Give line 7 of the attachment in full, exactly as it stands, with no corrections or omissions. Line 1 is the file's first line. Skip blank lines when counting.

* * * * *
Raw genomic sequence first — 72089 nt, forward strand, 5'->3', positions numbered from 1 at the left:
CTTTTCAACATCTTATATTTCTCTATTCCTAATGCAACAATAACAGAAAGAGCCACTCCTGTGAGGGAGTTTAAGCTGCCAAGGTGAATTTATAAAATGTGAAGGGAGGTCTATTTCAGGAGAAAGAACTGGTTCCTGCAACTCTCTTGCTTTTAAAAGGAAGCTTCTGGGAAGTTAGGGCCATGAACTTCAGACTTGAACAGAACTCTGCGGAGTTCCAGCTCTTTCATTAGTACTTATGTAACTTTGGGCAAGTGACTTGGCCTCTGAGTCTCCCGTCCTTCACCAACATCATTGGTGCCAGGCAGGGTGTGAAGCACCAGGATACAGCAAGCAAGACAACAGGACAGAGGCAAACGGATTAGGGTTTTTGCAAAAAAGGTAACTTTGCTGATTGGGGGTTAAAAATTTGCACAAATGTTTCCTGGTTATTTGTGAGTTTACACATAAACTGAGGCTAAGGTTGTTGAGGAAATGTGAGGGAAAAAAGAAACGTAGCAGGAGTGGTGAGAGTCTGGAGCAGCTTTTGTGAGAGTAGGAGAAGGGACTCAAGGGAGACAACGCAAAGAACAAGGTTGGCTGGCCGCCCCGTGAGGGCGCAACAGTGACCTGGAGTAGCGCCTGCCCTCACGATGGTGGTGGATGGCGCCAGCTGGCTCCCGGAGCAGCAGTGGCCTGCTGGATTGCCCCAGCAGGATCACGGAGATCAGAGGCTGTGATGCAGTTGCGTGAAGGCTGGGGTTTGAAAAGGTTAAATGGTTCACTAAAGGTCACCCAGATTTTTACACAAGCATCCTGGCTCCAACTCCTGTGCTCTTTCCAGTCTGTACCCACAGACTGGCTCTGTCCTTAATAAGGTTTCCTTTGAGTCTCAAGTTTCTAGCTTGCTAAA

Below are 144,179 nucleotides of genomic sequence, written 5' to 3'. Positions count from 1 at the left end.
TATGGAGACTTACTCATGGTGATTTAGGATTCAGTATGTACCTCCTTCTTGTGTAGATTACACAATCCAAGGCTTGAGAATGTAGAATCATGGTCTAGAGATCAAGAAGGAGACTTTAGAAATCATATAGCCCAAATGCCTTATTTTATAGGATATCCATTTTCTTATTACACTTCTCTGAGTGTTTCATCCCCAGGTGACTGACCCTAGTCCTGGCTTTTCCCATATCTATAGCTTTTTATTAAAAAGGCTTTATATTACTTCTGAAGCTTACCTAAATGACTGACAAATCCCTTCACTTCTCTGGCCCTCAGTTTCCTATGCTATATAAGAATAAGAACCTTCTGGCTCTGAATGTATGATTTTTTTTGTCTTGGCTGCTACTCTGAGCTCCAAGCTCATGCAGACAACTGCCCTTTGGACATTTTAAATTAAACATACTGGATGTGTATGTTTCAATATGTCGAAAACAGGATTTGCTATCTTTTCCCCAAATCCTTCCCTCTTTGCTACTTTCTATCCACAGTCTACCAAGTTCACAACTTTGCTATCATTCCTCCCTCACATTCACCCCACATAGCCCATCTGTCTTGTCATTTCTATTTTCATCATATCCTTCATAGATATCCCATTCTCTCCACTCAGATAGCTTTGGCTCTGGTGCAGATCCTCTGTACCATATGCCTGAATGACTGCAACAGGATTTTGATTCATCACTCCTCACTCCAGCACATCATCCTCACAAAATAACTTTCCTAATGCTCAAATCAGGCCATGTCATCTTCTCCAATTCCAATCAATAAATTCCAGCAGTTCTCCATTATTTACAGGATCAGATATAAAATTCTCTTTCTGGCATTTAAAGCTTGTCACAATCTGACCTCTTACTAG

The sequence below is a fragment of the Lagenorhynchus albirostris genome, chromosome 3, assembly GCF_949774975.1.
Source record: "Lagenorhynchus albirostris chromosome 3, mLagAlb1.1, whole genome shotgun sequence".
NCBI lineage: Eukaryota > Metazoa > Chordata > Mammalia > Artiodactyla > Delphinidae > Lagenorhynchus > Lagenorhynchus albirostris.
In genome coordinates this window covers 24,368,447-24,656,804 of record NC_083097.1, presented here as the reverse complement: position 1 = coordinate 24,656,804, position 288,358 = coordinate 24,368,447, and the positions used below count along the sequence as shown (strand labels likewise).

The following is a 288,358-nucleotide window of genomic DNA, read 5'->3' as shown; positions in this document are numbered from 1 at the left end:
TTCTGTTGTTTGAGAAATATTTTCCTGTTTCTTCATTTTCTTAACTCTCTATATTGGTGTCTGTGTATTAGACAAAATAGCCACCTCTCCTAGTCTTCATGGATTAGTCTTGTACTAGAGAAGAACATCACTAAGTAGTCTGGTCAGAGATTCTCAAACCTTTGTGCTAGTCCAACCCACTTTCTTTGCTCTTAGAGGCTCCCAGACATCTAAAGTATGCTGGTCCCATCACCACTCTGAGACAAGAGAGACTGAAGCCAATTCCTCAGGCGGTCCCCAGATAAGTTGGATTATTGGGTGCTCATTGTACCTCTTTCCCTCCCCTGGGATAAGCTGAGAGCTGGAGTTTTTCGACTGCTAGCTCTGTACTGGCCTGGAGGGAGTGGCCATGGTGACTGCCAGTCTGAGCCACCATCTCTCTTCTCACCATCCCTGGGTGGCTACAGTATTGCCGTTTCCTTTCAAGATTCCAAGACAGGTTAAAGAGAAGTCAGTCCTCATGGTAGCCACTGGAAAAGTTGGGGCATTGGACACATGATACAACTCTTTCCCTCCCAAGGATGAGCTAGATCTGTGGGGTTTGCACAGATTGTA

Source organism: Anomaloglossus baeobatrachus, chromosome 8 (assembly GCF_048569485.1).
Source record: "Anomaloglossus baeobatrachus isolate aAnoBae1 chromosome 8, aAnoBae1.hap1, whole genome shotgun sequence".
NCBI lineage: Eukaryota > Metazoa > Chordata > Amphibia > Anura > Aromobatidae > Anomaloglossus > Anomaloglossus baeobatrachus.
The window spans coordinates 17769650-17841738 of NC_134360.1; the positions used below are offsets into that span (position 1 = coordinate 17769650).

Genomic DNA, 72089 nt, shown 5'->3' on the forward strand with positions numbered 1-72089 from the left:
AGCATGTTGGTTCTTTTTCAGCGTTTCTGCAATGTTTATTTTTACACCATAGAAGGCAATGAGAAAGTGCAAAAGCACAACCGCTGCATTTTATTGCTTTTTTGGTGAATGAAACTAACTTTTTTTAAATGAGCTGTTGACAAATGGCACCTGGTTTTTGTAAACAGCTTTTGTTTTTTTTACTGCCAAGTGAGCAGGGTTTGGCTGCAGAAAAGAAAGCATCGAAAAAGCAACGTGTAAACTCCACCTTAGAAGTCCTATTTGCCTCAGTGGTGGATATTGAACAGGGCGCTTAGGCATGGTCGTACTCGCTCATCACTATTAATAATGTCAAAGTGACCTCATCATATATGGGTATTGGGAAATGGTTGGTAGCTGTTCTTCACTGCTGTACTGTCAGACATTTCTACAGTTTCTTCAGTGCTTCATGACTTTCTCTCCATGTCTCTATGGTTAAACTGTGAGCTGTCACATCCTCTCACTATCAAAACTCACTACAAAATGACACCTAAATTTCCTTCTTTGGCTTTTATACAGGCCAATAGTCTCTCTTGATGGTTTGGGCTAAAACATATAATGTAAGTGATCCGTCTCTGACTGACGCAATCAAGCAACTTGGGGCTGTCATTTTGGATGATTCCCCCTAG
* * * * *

NCBI lineage: Eukaryota > Metazoa > Chordata > Mammalia > Artiodactyla > Delphinidae > Lagenorhynchus > Lagenorhynchus albirostris.